In Ubuntu 14.04, I could style the appearance of the gnome terminal and its tabs by creating a file


and putting CSS code into it e.g.

    TerminalWindow .notebook tab.top:active{
      padding: 0;
      border-image: none;
      background-color: #555;

Now on Ubuntu 16.04 this has no affect on the appearance of gnome terminal.
How can I modify gnome terminal's appearance on Ubuntu 16.04?

  • Could you please mention the name of the gtk3 theme you're using? If you've tried different gtk3 themes, which are those? The reason I'm asking is hinted at here: askubuntu.com/questions/765909/tweaking-newer-gtk3-themes – DK Bose May 8 '16 at 1:12
  • BTW, there are quite a few differences in "gtk3" when moving from 14.04 (gtk 3.10) to 16.04 (gtk 3.18). – DK Bose May 8 '16 at 1:14
  • @DKBose this is the default theme. I tried installing a theme once in the last 6 years, and within a few hours - the system completely locked up, no tty nothing. Which is quite amazing that changing some icons and cosmetic items could cause catastrophic system failure. I would like to think it wasn't the theme, but I dont want to take the risk again! – the_velour_fog May 8 '16 at 1:17
  • @DKBose if you are intested the theme I installed which allegedly broke my system was numix GTK it seems from you other question you have tried it too? – the_velour_fog May 8 '16 at 1:23
  • IMO, you maybe safest with adwaita. It comes pre-packed with any GNOME-distro. By default theme, I'm guessing Ambiance. Ambiance in 16.04 is still old-school and so you should be able to edit things simply unlike with the Numix issue I described. If you can't, that simply means that the GNOME devs have hard-coded something :( – DK Bose May 8 '16 at 1:31

This works for me:

/* gnome-terminal */
@define-color terminal_bg #300a24;

TerminalScreen {
    -TerminalScreen-background-darkness: 0.95;
    background-color: @terminal_bg;
    color: #fff;

TerminalScreenContainer .scrollbar:hover:not(.slider),
TerminalScreenContainer .scrollbar.dragging:not(.slider) {
    background-color: alpha(@scrollbar_track_color, 0.4);

/* Since .hovering class is not working here, we always
 use the same radius */
TerminalScreenContainer .scrollbar.slider.hovering,
TerminalScreenContainer .scrollbar.slider.dragging {
    border-radius: 1px;

TerminalScreenContainer .scrollbar {
    background-color: transparent;

TerminalWindow .notebook tab:active {
    padding: 0;
    border: none;
    background-color: #222;

The code I added is at the bottom. The file I edited is ~/.themes/ORIG-Ambiance/gtk-3.0/apps/gnome-terminal.css.


  • I just copied over the Ambiance folder from /usr/share/themes and renamed it so that I don't need to use elevated privileges while editing the file.

  • I found that using #555 made it difficult to see the text in the tab.

  • I also changed the selected_fg_color to be sure of which theme is which and that's why the scrollbar isn't orange ;)


  • 1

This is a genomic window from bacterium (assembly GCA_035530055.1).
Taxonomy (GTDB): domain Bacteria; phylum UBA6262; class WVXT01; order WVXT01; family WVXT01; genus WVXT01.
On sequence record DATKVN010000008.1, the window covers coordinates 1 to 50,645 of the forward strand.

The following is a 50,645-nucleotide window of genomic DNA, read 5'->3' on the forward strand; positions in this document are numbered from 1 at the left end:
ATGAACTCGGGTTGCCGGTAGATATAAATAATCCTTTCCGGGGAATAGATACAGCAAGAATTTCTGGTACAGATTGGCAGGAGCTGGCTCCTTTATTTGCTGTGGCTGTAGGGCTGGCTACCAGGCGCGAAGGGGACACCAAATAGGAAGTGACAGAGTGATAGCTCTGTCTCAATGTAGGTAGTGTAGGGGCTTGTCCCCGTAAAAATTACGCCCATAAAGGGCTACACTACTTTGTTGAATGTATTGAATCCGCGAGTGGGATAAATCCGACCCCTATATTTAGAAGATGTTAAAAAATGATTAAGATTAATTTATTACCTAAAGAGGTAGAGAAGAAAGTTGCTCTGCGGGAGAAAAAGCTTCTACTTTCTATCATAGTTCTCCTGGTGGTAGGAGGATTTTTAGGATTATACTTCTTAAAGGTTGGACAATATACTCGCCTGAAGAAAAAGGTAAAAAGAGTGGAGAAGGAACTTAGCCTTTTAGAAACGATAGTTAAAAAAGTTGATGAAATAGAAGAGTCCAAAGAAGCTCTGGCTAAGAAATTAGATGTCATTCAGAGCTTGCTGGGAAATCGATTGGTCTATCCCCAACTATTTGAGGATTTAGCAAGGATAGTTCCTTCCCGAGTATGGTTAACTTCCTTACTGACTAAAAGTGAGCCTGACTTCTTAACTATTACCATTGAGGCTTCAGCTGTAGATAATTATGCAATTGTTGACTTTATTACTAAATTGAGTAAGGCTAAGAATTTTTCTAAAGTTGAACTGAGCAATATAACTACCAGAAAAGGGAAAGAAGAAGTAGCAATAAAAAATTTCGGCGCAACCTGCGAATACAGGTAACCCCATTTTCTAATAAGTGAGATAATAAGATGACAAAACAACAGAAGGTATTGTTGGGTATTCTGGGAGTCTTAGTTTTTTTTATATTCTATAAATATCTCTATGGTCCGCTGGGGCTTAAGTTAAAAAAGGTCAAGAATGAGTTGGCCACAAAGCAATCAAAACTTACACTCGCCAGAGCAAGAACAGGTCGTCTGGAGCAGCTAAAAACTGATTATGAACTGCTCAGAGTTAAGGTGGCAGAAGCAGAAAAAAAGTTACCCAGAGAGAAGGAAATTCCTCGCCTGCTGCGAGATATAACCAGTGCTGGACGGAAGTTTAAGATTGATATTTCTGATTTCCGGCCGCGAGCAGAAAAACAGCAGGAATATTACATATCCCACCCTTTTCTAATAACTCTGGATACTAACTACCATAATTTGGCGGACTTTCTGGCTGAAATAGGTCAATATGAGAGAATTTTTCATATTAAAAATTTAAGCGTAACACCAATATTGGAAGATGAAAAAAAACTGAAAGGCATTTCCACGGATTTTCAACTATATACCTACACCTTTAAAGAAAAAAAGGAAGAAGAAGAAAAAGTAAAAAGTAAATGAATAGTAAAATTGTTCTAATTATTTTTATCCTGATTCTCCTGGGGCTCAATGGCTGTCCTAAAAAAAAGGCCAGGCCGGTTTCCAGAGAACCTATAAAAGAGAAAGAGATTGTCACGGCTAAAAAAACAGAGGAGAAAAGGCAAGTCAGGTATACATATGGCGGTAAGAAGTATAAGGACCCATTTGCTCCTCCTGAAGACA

oh wow, nice work! I am currently working on setting gnome terminal preferences through gnome 3's gsettings program. once finjshed Ill try your code amd let you know how it went! – the_velour_fog May 9 '16 at 6:39
  • I've tried the things you've shown and its not doing anything, Im just wondering how you applied these changes? By adding this whole folder structure have you essentially created a new theme? If so does that mean you need to apply the theme in the same way you would apply e.g. a theme like Numix by using a tweak tool and and select the new theme ORIG-Ambiance from drop down menu and restart application, gnome , or user session? – the_velour_fog May 10 '16 at 2:53
  • I think you can do exactly what I did but with /usr/share/themes/Ambiance/gtk-3.0/apps/gnome-terminal.css. That way, you won't have the hassle of needing to switch themes. Of course, you'll need to use sudo nano or whatever you use to edit system files. And a back-up would be a good idea. I use the Openbox session of Lubuntu and it doesn't require me to install special tools to change themes. I just have a list of themes in ~/.config/gtk-3.0/settings.ini with all except one commented out. Changing user-level themes is then just a matter of editing that file. – DK Bose May 10 '16 at 3:26
  • For system-wide changes, the corresponding file is in /etc/gtk-3.0/. – DK Bose May 10 '16 at 3:27
  • 1
    thanks. - upvote - even if it doesnt directly fix the problem its still got good info on how to modify GTK. I will have a look and let you know if it works. thanks – the_velour_fog May 10 '16 at 3:31

Logging out/closing all my programs and logging back in applied the theming after all.
The GTK API reference for GtkCssProvider (the unstable dev version - I cant find the equivalent sections for stable) explains/confirms how GTK will read CSS code for a theme on startup:

An application can cause GTK+ to parse a specific CSS style sheet by calling gtk_css_provider_load_from_file() and adding the provider with gtk_style_context_add_provider() or gtk_style_context_add_provider_for_screen().
In addition, certain files will be read when GTK+ is initialized. First, the file $XDG_CONFIG_HOME/gtk-3.0/gtk.css is loaded if it exists.
Then, GTK+ tries to load $HOME/.themes/theme-name/gtk-3.0/gtk.css, falling back to datadir/share/themes/theme-name/gtk-3.0/gtk.css, where theme-name is the name of the current theme (see the "gtk-theme-name" setting) and datadir is the prefix configured when GTK+ was compiled, unless overridden by the GTK_DATA_PREFIX environment variable.

Previous experience suggested gnome-terminal all you needed to do was close all gnome-terminal tabs and windows to make new theming take effect. As per the docs, maybe GTK needed to go through its initialisation, or there may have been a gnome-terminal process still running, requiring me to logout and back in.

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